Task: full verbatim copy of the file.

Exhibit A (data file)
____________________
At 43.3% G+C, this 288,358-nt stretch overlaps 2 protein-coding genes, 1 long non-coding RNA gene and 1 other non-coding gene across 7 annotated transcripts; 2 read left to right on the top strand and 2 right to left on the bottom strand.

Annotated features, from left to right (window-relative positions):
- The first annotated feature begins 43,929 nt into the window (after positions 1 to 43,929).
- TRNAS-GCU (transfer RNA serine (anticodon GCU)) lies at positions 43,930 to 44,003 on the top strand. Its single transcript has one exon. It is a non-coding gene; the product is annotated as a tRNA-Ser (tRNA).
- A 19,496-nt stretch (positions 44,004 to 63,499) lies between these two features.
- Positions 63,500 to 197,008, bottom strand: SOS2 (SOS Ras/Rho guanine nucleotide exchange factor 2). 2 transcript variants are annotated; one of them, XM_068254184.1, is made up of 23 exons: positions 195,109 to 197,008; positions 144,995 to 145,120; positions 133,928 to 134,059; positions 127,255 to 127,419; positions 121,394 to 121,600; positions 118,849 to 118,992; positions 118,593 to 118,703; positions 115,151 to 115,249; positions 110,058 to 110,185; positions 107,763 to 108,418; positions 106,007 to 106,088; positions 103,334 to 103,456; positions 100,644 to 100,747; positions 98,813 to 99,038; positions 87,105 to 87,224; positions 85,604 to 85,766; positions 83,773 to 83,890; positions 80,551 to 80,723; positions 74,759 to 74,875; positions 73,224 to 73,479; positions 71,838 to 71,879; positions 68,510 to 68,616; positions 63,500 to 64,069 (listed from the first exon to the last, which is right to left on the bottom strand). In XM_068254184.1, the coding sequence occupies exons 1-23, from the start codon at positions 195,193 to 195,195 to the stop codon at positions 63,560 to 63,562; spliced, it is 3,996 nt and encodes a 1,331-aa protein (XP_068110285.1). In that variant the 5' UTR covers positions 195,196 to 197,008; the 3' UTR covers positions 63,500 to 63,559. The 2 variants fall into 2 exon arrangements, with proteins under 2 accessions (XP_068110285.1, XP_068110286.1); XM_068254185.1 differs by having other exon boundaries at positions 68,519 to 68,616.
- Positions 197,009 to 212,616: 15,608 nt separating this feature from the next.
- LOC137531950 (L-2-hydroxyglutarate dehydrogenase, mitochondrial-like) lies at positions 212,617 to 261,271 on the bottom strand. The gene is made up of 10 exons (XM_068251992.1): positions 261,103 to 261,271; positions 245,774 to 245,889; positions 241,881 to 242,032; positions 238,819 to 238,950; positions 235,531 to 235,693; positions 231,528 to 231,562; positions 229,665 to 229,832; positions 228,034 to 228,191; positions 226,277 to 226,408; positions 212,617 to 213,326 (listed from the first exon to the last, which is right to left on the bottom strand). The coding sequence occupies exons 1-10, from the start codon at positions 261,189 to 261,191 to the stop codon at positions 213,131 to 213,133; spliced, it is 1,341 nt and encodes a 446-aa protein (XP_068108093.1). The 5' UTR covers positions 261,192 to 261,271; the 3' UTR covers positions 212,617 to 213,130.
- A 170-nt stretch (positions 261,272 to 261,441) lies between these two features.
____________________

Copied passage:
At 43.3% G+C, this 288,358-nt stretch overlaps 2 protein-coding genes, 1 long non-coding RNA gene and 1 other non-coding gene across 7 annotated transcripts; 2 read left to right on the top strand and 2 right to left on the bottom strand.

Annotated features, from left to right (window-relative positions):
- The first annotated feature begins 43,929 nt into the window (after positions 1 to 43,929).
- TRNAS-GCU (transfer RNA serine (anticodon GCU)) lies at positions 43,930 to 44,003 on the top strand. Its single transcript has one exon. It is a non-coding gene; the product is annotated as a tRNA-Ser (tRNA).
- A 19,496-nt stretch (positions 44,004 to 63,499) lies between these two features.
- Positions 63,500 to 197,008, bottom strand: SOS2 (SOS Ras/Rho guanine nucleotide exchange factor 2). 2 transcript variants are annotated; one of them, XM_068254184.1, is made up of 23 exons: positions 195,109 to 197,008; positions 144,995 to 145,120; positions 133,928 to 134,059; positions 127,255 to 127,419; positions 121,394 to 121,600; positions 118,849 to 118,992; positions 118,593 to 118,703; positions 115,151 to 115,249; positions 110,058 to 110,185; positions 107,763 to 108,418; positions 106,007 to 106,088; positions 103,334 to 103,456; positions 100,644 to 100,747; positions 98,813 to 99,038; positions 87,105 to 87,224; positions 85,604 to 85,766; positions 83,773 to 83,890; positions 80,551 to 80,723; positions 74,759 to 74,875; positions 73,224 to 73,479; positions 71,838 to 71,879; positions 68,510 to 68,616; positions 63,500 to 64,069 (listed from the first exon to the last, which is right to left on the bottom strand). In XM_068254184.1, the coding sequence occupies exons 1-23, from the start codon at positions 195,193 to 195,195 to the stop codon at positions 63,560 to 63,562; spliced, it is 3,996 nt and encodes a 1,331-aa protein (XP_068110285.1). In that variant the 5' UTR covers positions 195,196 to 197,008; the 3' UTR covers positions 63,500 to 63,559. The 2 variants fall into 2 exon arrangements, with proteins under 2 accessions (XP_068110285.1, XP_068110286.1); XM_068254185.1 differs by having other exon boundaries at positions 68,519 to 68,616.
- Positions 197,009 to 212,616: 15,608 nt separating this feature from the next.
- LOC137531950 (L-2-hydroxyglutarate dehydrogenase, mitochondrial-like) lies at positions 212,617 to 261,271 on the bottom strand. The gene is made up of 10 exons (XM_068251992.1): positions 261,103 to 261,271; positions 245,774 to 245,889; positions 241,881 to 242,032; positions 238,819 to 238,950; positions 235,531 to 235,693; positions 231,528 to 231,562; positions 229,665 to 229,832; positions 228,034 to 228,191; positions 226,277 to 226,408; positions 212,617 to 213,326 (listed from the first exon to the last, which is right to left on the bottom strand). The coding sequence occupies exons 1-10, from the start codon at positions 261,189 to 261,191 to the stop codon at positions 213,131 to 213,133; spliced, it is 1,341 nt and encodes a 446-aa protein (XP_068108093.1). The 5' UTR covers positions 261,192 to 261,271; the 3' UTR covers positions 212,617 to 213,130.
- A 170-nt stretch (positions 261,272 to 261,441) lies between these two features.